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I Want to Eat Sushi, But I’m Worried About Sickness and Parasites. What Advice Can You Offer?

Your chance of getting sick eating Sushi in a US restaurant is 1 in 2 million.

But even then, sushi may not be for you (if you are still worried about the chance of getting sick from eating sushi.)

Statistics convinced me a motorcycle is not for me

I do not ski because the risk is too high for me. My body and reflex is not that great, meaning it responds a lot slower than other people (experienced skiers). Going down the hill at high-speed increases the chance of me falling to break my bones. I know my body is not built for skiing.

Neither motorcycle.

I chose never to drive a motorcycle.

Almost all my friends who ride or used to ride motorcycles told me they got into an accident at least once or twice in their life.

Out of those who got into the accident, they all had some scars on their body. Though not life-threatening, some are serious enough to cause some permanent damage to their body.

I used to have a desire to ride a motorcycle. It represented masculinity, power, style, sexuality, an attractive male. In my teens and twenties, there were times I was considering, “Maybe I could try it once.”

But I never tried, nor I want to try now, especially being over fifty years old.

One of the main reasons is the following statistics:

  • Motorcyclists represent just 3% of all registered vehicles but account for 14% of yearly traffic-related deaths. (US) Running into objects causes nearly a quarter of motorcyclist fatalities.

  • Nearly two-thirds of single-vehicle motorcycle crashes are caused by the rider’s error.

  • Nearly 75% of all motor accidents involve a collision with another vehicle.

Knowing these statistics, I know I should never drive a motorcycle because just like ski, the risk it too high for me. I know my reflexes to be slow that I will be the one to collide with another vehicle :(

Sushi Statistics

(Following is a rough estimate and the analogy I put it together based on the information I gathered online. No numbers are “official” nor am I claim any numbers and calculations to be completely accurate.)

According to the statistics, the number of foodborne illnesses at sit-down dining (restaurant) in the US was 3,733 in 2017.

The number of restaurants in the US was 660,775 in 2018 (I suppose it’s much less now due to the COVID shutdowns.)

Let’s assume 75% of those restaurants are sit-downs (roughly 500,000). Out of the 500,000, sushi restaurants were estimated to be 4,000 (Source: Google Statistic Brain Research Institute).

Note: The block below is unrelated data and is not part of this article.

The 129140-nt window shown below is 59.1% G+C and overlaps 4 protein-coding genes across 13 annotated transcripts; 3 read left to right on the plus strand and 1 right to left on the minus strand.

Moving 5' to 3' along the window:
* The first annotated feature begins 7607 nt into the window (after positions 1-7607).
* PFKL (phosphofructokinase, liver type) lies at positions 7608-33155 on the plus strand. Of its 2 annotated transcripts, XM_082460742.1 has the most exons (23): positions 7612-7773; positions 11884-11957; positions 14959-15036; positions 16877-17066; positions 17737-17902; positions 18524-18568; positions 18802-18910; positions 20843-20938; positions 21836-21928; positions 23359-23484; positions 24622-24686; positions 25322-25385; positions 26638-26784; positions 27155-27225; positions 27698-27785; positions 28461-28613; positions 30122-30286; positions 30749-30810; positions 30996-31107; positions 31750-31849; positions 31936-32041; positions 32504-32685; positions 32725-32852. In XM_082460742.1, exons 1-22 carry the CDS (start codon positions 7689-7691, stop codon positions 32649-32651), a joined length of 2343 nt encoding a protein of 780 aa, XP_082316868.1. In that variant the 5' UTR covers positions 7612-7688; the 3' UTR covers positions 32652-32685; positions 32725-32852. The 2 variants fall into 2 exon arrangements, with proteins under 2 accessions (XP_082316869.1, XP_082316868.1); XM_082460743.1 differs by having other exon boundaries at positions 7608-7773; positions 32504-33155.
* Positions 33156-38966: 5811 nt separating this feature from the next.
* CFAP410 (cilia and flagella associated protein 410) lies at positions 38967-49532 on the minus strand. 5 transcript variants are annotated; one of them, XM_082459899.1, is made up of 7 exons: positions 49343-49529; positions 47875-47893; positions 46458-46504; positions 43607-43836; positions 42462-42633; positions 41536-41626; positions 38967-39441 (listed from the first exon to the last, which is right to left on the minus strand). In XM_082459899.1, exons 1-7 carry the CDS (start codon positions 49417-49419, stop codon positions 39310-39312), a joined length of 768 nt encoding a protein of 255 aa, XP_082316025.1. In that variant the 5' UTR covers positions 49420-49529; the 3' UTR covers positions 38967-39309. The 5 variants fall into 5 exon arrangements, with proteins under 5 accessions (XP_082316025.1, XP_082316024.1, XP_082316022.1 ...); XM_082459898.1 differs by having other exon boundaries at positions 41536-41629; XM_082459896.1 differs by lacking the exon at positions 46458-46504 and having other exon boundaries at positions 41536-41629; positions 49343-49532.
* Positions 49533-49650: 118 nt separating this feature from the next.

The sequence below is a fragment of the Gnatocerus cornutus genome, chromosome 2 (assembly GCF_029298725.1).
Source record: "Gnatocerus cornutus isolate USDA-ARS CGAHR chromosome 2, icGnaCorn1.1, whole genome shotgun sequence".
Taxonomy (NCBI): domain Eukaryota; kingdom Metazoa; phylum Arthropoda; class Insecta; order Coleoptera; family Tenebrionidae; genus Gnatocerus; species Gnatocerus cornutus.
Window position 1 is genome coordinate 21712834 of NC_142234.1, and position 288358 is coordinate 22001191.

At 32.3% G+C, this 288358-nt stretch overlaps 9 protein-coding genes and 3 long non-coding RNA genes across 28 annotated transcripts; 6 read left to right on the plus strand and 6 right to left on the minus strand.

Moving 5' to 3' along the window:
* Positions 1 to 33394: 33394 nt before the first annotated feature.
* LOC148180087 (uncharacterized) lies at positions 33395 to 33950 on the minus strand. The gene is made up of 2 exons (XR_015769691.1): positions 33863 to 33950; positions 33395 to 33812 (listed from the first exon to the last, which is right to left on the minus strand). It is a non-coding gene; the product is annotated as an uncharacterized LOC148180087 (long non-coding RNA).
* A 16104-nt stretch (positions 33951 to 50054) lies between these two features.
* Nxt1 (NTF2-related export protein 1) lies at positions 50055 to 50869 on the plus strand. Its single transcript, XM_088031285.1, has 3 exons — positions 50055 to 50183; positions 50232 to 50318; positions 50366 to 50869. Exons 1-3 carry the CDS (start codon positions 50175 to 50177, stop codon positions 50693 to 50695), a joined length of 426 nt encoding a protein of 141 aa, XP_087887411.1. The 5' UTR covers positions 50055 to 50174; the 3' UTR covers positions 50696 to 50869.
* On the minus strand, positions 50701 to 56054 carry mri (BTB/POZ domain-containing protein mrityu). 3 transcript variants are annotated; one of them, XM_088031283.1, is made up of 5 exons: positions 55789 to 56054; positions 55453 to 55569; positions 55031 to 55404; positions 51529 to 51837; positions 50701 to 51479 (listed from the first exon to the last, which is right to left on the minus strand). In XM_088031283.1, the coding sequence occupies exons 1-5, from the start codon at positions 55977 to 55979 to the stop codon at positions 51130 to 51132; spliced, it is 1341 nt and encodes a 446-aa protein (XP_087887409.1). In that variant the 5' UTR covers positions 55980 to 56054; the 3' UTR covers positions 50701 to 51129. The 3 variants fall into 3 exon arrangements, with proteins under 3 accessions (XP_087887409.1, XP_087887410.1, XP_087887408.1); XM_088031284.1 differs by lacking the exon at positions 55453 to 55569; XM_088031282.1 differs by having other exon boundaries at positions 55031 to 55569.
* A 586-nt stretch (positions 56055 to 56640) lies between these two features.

Based on this, sushi restaurants accounted for 0.8% of the total restaurants in the US.

This means, there was 0.007 case per each sushi restaurant in the US in one year.

Now, let’s assume your sushi restaurant is open six days a week, which will translate as open 312 days in a year, and your restaurant has an average guest count of 100 customers a day.

This will make your chance of getting foodborne illnesses from eating sushi (or any food) at this particular sushi restaurant on one evening out of the year a whopping 0.000022%, or 1 in 2 million.

You have more chances of dying in a vehicle crash in the US — One in 103.

I got sick from eating raw fish twice in my fifty years of living on this planet. Both incidents took place at home. I have never become a foodborne illness dining at a restaurant.

Final thought

Everyone has a different comfort zone. It’s important to weigh in two factors: feeling and facts/statistics. If you can examine the facts and make yourself feel better (which is what I do), then eating sushi, maybe OK for you.

If the argument presented (by you or someone else) is, “Well, many people around the world eat sushi every day, so you should be fine eating sushi,” is not such a good argument because it lacks the hard facts.

I feel OK eating sushi because the chance of becoming sick or catching the parasite is very low:

1) I have been eating it and have not caught one yet (well, only once)

2) Overall statistics tell me the probability is low

3) I know a few things about fish (from eating and being a sushi chef for some twenty years), so I can tell if the fish is OK to eat raw or not.

What I recommend if you want to try sushi without worrying about getting sick is to educate yourself, Learn statistics, talk to other sushi eaters, fishmongers, and sushi chefs. When you have enough information to make you feel OK about eating sushi, you are OK to eat sushi.

But then, at the end of the day, sushi may not be for you, but a motorcycle may be for you.


Kaz Matsune is Founder, Author and Speaker at Breakthrough Sushi. Based in San Francisco, Breakthrough Sushi offers in-person and online sushi-making classes and live sushi bar.

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